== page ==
All of the communist countries that have now moved towards open markets have had to experience difficult transitions. Each communist economy has had it’s own unique set of circumstances and Laos is no exception. What makes Laos peculiar is its high dependence on agriculture. As a communist state it is slow to industrialize, so the transition to a market economy is starting with a very low financial baseline. Over 75 percent of the labor force are involved in agriculture and the most prevalent crop is rice. Only a third of the population live in cities.
A Commitment To Economic Growth
The development process is now underway, but starting with so little economic diversity and low savings holds things back. The government began decentralizing economic control and spurring private enterprise in 1986. A single-party communist government at the head of a largely subsistence rice-farming, landlocked country isn’t a formula for high growth and yet they are managing about 8 percent industrial growth per year. Even with this growth, Laos remains one of the poorest countries in Southeast Asia.
As a sector of Gross National Product agriculture generates about 25 percent of the economic wealth, but as I mentioned above, it engages 75 percent of the labor force. Those numbers add up to subsistence farming. So the government is basically attempting to transform subsistence farming into an industrial economy. It takes time. So far hydroelectric power generation has offered a means of growth. Laos now generates excess power and sells the excess to Thailand, China and Vietnam. The problem is that hydro-power generation requires large expensive capital projects before any electricity is produced. And once the power generators are in place they don’t require a big labor force for operation. In essence the country is investing in infrastructure that is the foundation of further economic development. Currently about 75 percent of the population have access to electricity.
Development Along Two Paths
Thus far, the source of capital for these hydroelectric projects has been foreign investment, although in 2011 the government opened the first national stock exchange, so there is the beginning of a local investment market. There are a lot of problems to be addressed, but the first problem is finding ways to develop infrastructure so there is a foundation for economic growth. That infrastructure includes a need for roads, expanding the electrical grid, internet development, and more water and sewage development. The urban base of the country is small at about 34 percent, but the cities are where the economy is developing. The most prominent industries, aside from subsistence rice farming, are: mining of copper, gold and gypsum, timber, electric power generation, agricultural processing, rubber, construction, garments, cement, and tourism.
Another problem is how to transform an agricultural society into a more prosperous society. It may not mean following a traditional industrial development path, instead helping farmers gain access to the financing they need to improve their local economies around agriculture. To accomplish this more simplified investment methods and procedures are needed and expanded banking presence in rural farming areas is required. The government is committed to continuous economic growth and has significantly brought down the level of poverty from above forty percent to about 25 percent. The World Bank has written that Laos’ goal to lift itself out of the United Nations list of least developed countries by 2020 is a reasonable goal.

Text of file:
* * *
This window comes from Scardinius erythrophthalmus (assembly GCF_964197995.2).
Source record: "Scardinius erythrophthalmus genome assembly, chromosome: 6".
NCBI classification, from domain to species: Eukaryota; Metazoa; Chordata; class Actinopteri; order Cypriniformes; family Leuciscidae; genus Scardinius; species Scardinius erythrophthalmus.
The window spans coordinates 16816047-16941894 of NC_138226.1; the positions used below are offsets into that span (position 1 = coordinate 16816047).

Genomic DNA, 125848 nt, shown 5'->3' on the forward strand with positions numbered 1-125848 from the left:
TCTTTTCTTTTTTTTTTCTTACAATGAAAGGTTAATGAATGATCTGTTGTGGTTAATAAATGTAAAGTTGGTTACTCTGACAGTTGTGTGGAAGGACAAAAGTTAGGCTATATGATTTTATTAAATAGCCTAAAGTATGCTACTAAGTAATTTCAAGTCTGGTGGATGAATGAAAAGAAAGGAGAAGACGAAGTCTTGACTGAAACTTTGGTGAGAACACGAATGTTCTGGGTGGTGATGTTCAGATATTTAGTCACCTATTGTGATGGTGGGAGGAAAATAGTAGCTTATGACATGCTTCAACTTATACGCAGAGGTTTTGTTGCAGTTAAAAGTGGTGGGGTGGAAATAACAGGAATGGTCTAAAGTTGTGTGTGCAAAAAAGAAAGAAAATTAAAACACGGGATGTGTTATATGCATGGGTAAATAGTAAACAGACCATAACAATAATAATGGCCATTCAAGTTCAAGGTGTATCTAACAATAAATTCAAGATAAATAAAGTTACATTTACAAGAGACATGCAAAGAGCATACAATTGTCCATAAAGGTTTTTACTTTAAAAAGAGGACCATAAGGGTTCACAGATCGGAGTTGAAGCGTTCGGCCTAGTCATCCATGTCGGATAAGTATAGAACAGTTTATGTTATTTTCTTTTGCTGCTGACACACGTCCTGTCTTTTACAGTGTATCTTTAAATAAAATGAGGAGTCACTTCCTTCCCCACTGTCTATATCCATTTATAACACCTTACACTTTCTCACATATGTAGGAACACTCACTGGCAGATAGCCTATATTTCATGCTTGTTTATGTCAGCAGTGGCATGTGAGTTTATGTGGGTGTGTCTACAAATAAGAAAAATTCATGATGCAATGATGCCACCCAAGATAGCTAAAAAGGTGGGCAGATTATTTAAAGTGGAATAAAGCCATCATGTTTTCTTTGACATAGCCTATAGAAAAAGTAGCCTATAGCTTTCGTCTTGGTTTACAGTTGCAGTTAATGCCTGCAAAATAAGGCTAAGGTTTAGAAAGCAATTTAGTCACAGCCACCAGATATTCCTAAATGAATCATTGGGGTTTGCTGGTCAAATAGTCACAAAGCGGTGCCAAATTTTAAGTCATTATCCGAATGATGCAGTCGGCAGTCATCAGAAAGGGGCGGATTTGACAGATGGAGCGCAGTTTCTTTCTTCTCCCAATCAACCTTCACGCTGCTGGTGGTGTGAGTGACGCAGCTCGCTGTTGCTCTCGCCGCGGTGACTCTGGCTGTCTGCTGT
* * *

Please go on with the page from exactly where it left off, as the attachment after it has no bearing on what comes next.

Growing steadily, but not broadly is a challenge. Thirty percent of the countries GDP goes to the top ten percent of the population. It’s one of the side-effects of economic development; when the country grows those at the center of the growth tend to benefit disproportionately. The most interesting feature of Laos’ economic development is the possibility for rural farmers to improve their lives without having to tie themselves to a process that leads them off of their farms. The financial infrastructure for an urban population is far different than that of rural farmers. The farming life has traditionally passed along a way of living form one generation to the next through families and tribes. The urban life passes along financial instruments like insurance, pensions, education, and health care systems. It could be far less expensive to build on the rural traditional culture in agricultural rather than migrate people into cities and find lifestyles for them. For now it seems Laos is doing a little along both of these development paths.
It’s possible Laos could find a development pattern which keeps rural farmers rural and allows their few cities to grow without overbuilding. By doing this they may be able to construct all the infrastructure needed around the country and allow development to occur in gradual steps. It seems that’s what they are attempting, but in pursuing this approach the downside is that the two paths generate dramatically different financial results. The city and industry path would grow wealthy while the rural farm path would find their way out of poverty and onto a modest growth path. It’s difficult to have a small wealthy part of society and a large low income group. For this to not happen will probably require the communist government to be replaced with a multi-party government system that allows both rural and urban groups to compete for the power to run the government.